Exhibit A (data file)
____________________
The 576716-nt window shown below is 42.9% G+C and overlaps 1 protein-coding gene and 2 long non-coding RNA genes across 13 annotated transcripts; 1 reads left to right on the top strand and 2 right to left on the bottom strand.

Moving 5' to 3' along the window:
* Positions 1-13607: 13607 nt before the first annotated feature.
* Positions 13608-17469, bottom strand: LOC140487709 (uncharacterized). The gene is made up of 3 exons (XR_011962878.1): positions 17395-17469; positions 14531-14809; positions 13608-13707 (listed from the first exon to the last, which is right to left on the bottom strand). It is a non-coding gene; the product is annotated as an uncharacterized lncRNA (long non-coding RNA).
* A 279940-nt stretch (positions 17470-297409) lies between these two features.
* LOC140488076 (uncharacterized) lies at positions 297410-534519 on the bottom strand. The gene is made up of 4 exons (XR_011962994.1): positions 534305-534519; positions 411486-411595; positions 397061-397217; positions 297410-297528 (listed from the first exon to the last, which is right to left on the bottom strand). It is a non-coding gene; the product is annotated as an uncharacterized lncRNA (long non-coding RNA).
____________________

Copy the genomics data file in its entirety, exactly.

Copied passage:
The 576716-nt window shown below is 42.9% G+C and overlaps 1 protein-coding gene and 2 long non-coding RNA genes across 13 annotated transcripts; 1 reads left to right on the top strand and 2 right to left on the bottom strand.

Moving 5' to 3' along the window:
* Positions 1-13607: 13607 nt before the first annotated feature.
* Positions 13608-17469, bottom strand: LOC140487709 (uncharacterized). The gene is made up of 3 exons (XR_011962878.1): positions 17395-17469; positions 14531-14809; positions 13608-13707 (listed from the first exon to the last, which is right to left on the bottom strand). It is a non-coding gene; the product is annotated as an uncharacterized lncRNA (long non-coding RNA).
* A 279940-nt stretch (positions 17470-297409) lies between these two features.
* LOC140488076 (uncharacterized) lies at positions 297410-534519 on the bottom strand. The gene is made up of 4 exons (XR_011962994.1): positions 534305-534519; positions 411486-411595; positions 397061-397217; positions 297410-297528 (listed from the first exon to the last, which is right to left on the bottom strand). It is a non-coding gene; the product is annotated as an uncharacterized lncRNA (long non-coding RNA).